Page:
Monthly Archives: September 2009

Danny and Shauna eat pork in San Francisco

hello, pig

We haven’t been here in awhile. Have you missed us?

Believe me, folks, we didn’t forget about you. In fact, for nearly a week, we were eating some of the best pork dishes of our lives, in the Bay Area. Prosciutto and lonzo. Braised pork shoulder and pork sliders. Jamon iberico and bacon peanut brittle. Smoked whiskey fennel sausage and carnitas.

Oh my.

After this whirlwind, delicious visit, we can say one thing with certainty: people of San Francisco, you sure do love your pig.

(the top photograph is of the pig decorating the wall above the door into the kitchen at Fatted Calf, in Napa. We’ll be telling you about that place soon.)

jamon iberico and American prosciutto

These curls of pink were some of our favorite bites of the entire trip. Jamon Iberico (aged 36 months) — dry with a depth of taste I cannot replicate in words — and American prosciutto — buttery and soft on the tongue — from La Quercia, the only American company making artisan prosciutto as good as anything emerging from Parma. (Even better? They’re based in Iowa.)

We were served this incredible plate of tastes at Contigo, one of the best new restaurants we have ever eaten in. We can’t wait to tell you more about Contigo, too.

salumi at Boccalone

This marvelous sight is one of the many salumi cases at Boccalone. This is such a tiny shop, tucked into the Ferry Building Marketplace, that you might miss it on your way to Frog Hollow Farm or Blue Bottle coffee.

Don’t miss it. Otherwise, you’d be missing the salumi cone, the lard-fried potato chips, and the Nudja. And that would just be sad.

How could we not love a business with the slogan “Tasty Salted Pig Parts”?

carnitas at Mijita

If you go to Boccalone, you could lunch on any handful of sandwiches. Or, why not pick up some salumi to go and amble down to Mijita instead?

This little Mexican cocina-type restaurant is owned by Traci des Jardins, who is one of the most respected chefs in San Francisco, as well as the consulting chef at Mijita. Here, she offers casual food, from different regions of Mexico, with extraordinary flavors.

And these carnitas tacos. You know you want one.

bacon peanut brittle

And when you go to Humphry Slocombe, and stand amazed in front of the display case when you see that they have prosciutto ice cream (so much better than it might even sound!), you might take a moment to look down and see they have bacon peanut brittle, as well.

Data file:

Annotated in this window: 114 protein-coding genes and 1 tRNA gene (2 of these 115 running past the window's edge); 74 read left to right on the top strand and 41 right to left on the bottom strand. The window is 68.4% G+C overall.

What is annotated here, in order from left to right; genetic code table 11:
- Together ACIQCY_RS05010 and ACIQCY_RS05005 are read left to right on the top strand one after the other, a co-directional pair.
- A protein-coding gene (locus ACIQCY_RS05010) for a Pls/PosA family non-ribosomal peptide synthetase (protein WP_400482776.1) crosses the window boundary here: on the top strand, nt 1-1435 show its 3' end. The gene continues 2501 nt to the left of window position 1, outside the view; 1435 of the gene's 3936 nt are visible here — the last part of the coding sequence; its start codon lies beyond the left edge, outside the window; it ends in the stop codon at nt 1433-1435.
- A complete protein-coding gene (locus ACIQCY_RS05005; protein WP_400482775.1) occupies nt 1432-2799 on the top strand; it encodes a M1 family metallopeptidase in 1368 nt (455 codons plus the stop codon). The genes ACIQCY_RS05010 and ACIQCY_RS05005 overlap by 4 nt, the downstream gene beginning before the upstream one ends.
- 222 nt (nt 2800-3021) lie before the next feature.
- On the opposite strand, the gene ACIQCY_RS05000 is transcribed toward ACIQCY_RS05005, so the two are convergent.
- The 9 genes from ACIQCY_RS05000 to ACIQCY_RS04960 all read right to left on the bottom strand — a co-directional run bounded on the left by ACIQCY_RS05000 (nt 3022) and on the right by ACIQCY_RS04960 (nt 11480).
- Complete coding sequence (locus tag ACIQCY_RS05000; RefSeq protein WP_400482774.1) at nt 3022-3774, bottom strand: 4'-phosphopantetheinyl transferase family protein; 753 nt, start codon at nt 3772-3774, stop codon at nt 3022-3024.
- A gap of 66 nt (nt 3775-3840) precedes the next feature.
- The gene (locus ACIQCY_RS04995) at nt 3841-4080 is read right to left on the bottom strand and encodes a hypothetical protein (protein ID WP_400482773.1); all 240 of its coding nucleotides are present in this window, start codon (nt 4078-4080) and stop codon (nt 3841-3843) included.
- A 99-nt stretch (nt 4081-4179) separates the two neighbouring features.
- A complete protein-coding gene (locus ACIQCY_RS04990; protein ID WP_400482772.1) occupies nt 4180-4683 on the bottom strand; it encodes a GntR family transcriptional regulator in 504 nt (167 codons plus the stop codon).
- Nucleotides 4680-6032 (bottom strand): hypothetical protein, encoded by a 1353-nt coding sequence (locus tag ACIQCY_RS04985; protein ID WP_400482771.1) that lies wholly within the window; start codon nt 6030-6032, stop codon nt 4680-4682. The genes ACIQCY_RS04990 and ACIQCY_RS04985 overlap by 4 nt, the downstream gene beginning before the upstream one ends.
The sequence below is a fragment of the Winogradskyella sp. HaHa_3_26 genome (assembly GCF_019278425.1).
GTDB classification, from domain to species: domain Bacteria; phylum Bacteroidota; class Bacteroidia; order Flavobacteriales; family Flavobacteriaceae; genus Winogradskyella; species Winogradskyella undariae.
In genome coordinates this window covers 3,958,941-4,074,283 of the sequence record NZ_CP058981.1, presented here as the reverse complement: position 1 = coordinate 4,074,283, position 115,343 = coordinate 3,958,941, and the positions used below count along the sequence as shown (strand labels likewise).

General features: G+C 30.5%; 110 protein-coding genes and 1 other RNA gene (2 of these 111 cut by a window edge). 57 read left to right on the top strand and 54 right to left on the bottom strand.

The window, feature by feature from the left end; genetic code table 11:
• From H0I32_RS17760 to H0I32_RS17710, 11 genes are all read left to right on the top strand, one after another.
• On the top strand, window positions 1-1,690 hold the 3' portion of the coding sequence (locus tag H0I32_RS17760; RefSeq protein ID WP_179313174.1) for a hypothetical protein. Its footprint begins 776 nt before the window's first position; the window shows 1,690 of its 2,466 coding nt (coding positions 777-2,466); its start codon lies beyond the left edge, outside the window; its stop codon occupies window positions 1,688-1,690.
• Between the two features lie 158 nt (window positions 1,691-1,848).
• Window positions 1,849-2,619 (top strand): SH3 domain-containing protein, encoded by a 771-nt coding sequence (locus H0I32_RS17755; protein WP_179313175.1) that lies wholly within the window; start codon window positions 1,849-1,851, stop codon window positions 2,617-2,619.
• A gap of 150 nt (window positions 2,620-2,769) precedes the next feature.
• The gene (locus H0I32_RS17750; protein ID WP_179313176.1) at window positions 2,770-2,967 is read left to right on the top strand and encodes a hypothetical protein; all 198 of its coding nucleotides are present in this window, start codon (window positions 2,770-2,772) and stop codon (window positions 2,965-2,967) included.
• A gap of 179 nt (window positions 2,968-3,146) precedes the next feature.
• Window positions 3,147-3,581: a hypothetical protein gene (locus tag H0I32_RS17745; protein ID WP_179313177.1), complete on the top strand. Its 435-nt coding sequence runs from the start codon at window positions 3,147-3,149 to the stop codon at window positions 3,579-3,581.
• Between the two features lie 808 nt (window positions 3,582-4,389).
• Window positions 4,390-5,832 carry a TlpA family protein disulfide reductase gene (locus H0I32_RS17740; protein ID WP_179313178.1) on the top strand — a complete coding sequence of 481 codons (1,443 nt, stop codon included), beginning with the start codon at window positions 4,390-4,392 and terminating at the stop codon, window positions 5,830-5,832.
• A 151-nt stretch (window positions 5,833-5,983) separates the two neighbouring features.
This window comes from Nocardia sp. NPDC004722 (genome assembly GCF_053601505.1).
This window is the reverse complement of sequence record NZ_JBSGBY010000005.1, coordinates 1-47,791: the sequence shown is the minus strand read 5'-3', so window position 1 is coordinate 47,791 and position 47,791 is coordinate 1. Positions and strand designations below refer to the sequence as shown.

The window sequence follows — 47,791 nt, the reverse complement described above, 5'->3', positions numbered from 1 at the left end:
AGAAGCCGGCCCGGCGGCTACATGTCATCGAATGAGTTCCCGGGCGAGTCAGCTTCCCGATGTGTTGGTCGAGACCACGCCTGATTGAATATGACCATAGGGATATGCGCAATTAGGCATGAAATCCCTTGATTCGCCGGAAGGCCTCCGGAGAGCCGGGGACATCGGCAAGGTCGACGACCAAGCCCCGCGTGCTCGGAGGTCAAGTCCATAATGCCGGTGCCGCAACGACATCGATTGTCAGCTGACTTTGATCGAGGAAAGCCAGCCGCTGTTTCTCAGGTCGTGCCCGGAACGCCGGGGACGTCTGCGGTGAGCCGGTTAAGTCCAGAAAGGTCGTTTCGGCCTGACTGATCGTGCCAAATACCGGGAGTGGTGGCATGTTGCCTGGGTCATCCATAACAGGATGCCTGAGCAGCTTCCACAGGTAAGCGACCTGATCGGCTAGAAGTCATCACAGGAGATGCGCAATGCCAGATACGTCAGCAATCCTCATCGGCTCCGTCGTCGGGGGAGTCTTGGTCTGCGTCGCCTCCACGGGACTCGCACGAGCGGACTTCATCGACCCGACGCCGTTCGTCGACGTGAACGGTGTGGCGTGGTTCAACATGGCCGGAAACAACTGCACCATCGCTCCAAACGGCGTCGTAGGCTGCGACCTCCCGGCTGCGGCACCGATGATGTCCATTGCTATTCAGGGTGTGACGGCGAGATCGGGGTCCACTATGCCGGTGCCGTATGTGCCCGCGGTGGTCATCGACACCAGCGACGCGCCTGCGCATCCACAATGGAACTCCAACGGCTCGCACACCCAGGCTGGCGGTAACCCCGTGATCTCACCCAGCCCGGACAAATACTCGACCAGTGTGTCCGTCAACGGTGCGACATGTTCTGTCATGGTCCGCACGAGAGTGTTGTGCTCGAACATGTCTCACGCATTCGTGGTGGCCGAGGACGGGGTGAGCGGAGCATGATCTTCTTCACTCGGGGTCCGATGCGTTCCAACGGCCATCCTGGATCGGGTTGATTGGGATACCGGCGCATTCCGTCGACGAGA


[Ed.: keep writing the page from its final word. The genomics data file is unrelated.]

At least, we did.

a room full of food bloggers

Oh, and we did attend this conference.

The first BlogHer Food conference was a smashing success (well, except for the food). Hundreds of food bloggers from across the nation gathered together to listen to talks about food photography from some of the best photographers in the nation, discussed how to change the world through food blogs, and pondered the meaning of identity in this increasingly crowded field of food blogs.

Also, there was plenty of squealing, as women and men who have been reading each other’s stories for years finally met in the flesh. Let’s be honest, it was a lovefest. A crowded, hectic, wonderful lovefest.

We were so happy to be there.

(And in the interest of full disclosure, you should know that the Pork Board sponsored us to attend the conference and eat great pork dishes around San Francisco. We were so happy to represent this website, and to meet Caroline and Adam from WeberShandwick and Cathy Lee from  the Pork Board. Those were some incredible conversations.)

Attending this conference was one of the biggest highlights of our time in San Francisco.

Lu ate at Bouchon (and so did we)

But perhaps the most memorable moments came at one of the better restaurants in the country, where we took our toddler daughter for lunch, along with two dear friends. And I ate one of the best sausages I have ever tasted.

You’ll have to wait to hear more about that. Come on back in these next few weeks. We’ll be sharing.

eating together

sharing breakfast

This is our daughter, eating with us. Scrambled eggs, roasted potatoes, sauteed zucchini, and bacon. (She loves bacon.)

She’s only a year old, but she’s already figured out that eating is really a social activity. In fact, if we try to sit her in her highchair, put some food in front of her, and get other tasks done while she eats? She doesn’t eat very much.

But if we gather together, sit around the table, eat slowly, and talk? She eats enough food for a much older child. She eats what we eat. And she eats well.

I have heard this idea many times — the most accurate predictor of whether a child will do well in school? It’s not a score on an IQ test, or preparatory class, or economic class of the parents. It’s whether or not families eat dinner together. As a former high school teacher, I can tell you, on an anecdotal level: this sure seems true.

That’s why Danny and I are happy to tell you about a promotion this week called National Eat Together Week. It’s meant to inspire folks to eat breakfast, lunch, and dinner together, as often as they can this week.

If you go to this site, you’ll find plenty of pork recipes to make with your family. Even more exciting — to us, anyway — for every recipe you download from that site, pork producers will donate five pounds of pork to food banks this week.

There are so many families in this country who would like to eat together, but they may not have enough to eat.